How a journey to the moon opened paths to international cooperation

the Mohammed bin Rashid Space Center
Mohammed bin Rashid Space Center. (Photo: Twitter)
More than 440,000km from earth, a signal was recently sent from a precious cargo just a few days into its journey to the moon. The communication received by scientists at mission control at the Mohammed bin Rashid Space Center in Dubai confirmed that everything was on track and that the systems of the small four-wheeled rover were functioning properly. At some point in April, the Japanese lander craft carrying the UAE-built rover will land in the Atlas crater on the moon’s surface.اضافة اعلان

When the rover, named Rashid, sent its first communication after reaching lunar orbit onboard the Hakuto-R lander, it was a moment of pride in the latest scientific achievement by the UAE’s space program. But it was not just about a technological milestone. It was also an achievement for domestic and foreign policy-making in an era of space exploration being driven by smaller nations.

 Historically, space exploration was dominated by the US and the Soviet Union and became an extension of the cold war as the two superpowers raced to outdo one another. As relations improved, cooperation on the International Space Station (ISS) project marked one of the strongest symbols of more peaceful ties between the two sides. Even today, as relations between the US and Russia have deteriorated again, the ISS remains one of the few remaining areas of collaboration.

Now, cooperation in space is much broader and involves more nations and private entities. Take the UAE’s lunar rover, for example. The vehicle was designed and built in the Emirates and is carried by a lander built by the Japanese company ispace. That, in turn, was launched by a SpaceX Falcon 9 rocket on December 11 from Florida. The UAE’s Hope mission, which reached Mars a year ago, was similarly collaborative. 

Though scientific collaboration between the UAE and the classic space superpowers like Russia and China continues, the real collaboration is happening between the UAE, South Korea, and Japan. A collaboration based on their understanding that without real knowledge transfer, this cannot be a long-term relationship. The same thing happened with China during COVID-19. The partnership in developing testing capability and testing and producing a vaccine was developed with China, not any of the traditional allies like the US, UK, or Europe.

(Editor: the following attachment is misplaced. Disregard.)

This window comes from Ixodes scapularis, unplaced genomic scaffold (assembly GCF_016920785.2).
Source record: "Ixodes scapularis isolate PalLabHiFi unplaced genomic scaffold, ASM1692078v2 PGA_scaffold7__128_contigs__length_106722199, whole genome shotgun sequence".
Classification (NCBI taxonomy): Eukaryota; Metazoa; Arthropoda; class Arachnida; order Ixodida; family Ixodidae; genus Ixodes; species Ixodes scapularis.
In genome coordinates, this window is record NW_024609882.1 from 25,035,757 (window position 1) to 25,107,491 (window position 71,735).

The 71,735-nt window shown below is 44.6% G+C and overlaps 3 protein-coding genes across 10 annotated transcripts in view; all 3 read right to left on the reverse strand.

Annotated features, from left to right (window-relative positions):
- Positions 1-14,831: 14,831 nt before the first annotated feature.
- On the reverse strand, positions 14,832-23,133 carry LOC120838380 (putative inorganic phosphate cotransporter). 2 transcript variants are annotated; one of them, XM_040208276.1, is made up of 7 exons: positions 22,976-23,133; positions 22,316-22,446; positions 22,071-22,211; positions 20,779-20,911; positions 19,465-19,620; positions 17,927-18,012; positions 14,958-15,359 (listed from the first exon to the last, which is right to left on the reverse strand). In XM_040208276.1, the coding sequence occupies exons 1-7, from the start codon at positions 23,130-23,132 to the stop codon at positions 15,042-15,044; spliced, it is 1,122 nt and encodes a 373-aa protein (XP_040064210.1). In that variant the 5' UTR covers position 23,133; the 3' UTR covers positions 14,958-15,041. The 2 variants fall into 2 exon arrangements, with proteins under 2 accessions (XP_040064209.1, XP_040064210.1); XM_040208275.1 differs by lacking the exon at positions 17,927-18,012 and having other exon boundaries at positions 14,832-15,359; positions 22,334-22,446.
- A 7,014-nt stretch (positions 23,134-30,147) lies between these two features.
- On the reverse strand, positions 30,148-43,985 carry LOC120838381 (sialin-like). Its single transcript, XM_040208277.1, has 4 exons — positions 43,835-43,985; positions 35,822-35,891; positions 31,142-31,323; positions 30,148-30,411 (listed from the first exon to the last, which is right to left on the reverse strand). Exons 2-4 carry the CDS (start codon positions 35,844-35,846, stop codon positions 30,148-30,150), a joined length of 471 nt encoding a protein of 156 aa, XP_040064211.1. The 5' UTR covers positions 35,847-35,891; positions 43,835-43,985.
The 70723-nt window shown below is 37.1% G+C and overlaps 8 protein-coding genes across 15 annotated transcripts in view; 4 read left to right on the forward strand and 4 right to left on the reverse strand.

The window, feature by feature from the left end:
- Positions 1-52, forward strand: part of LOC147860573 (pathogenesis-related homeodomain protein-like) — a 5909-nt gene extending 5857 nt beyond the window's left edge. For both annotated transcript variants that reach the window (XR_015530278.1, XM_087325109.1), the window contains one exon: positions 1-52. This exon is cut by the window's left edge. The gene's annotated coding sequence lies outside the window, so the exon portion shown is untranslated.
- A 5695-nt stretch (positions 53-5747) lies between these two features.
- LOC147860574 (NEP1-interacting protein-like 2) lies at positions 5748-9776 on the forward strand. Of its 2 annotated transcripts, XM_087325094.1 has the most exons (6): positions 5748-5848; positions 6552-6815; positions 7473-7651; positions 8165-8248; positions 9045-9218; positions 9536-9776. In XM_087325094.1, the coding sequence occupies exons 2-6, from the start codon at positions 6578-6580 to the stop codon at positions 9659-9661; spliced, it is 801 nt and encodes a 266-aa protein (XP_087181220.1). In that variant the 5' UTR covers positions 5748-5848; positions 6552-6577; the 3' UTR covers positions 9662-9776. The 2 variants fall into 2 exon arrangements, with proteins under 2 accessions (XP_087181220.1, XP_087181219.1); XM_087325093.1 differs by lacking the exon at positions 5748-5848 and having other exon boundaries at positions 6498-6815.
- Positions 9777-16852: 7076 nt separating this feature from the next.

Scientific collaboration, including in space, reflects the new role of middle powers as they align not just to collaborate on technology but on global issues. Cooperation between countries like the UAE, South Korea, Japan, and India paints a new picture of how middle powers are finding new weight and assuming new responsibilities. This will not stay in space or even just in science and technology but will spread through other areas of relations and diplomacy. This cooperation could be the hallmark of a new world order that is non-polar in nature and built around addressing national interests and global challenges alike.

In a workshop in Abu Dhabi on the future of the blue economy, the UAE’s recently appointed assistant minister of foreign affairs for advanced science and technology, Omran Sharaf, pointed out that the UAE mission to the moon was 10 times more complicated than the mission to Mars, but that the planned mission to the asteroid belt will be another 10 times more difficult than the Rashid rover mission. 
Scientific collaboration, including in space, reflects the new role of middle powers as they align not just to collaborate on technology but on global issues.
As much as this is a testament to the fact that the UAE is not looking for a trophy achievement, it is seeing space as an area for deep and forward-looking collaboration with partners, including, but not only, the traditional space heavyweights of the US and Russia. The appointment of an assistant minister for advanced science and technology highlights the fact that this is a major area of diplomatic cooperation, as the UAE sees it.

Navigating space has domestic and foreign policy implications, be it the moon, Mars, or the asteroid belt. The UAE’s space program feeds into other progressive technologies such as AI, robotics, and biotechnology. It has become a cornerstone of the UAE’s economic diversification strategy toward a knowledge economy. This required the UAE to undergo a complete overhaul of its educational systems, develop new research and development funds, and create new science-oriented governance structures, including ministerial positions and government bodies.

The Rashid rover is maybe a pathfinder to the moon, but here in the UAE, it has already found new pathways for cooperation that were not previously conceived. Partnership based on knowledge transfer and common research areas has brought together geographically diverse countries like the UAE and Japan. It is bringing traditional foes like the UAE and Israel together. The basis of such cooperation and new alliances is not ideology nor geopolitical rivalry; it’s a shared understanding of the common threats facing the whole of humanity. 

Be it in space, or deep blue waters, the middle power cooperation will be the basis of the new world order. 

Mohammed Baharoon is the Director General of the Dubai Public Policy Research Center (b’huth).

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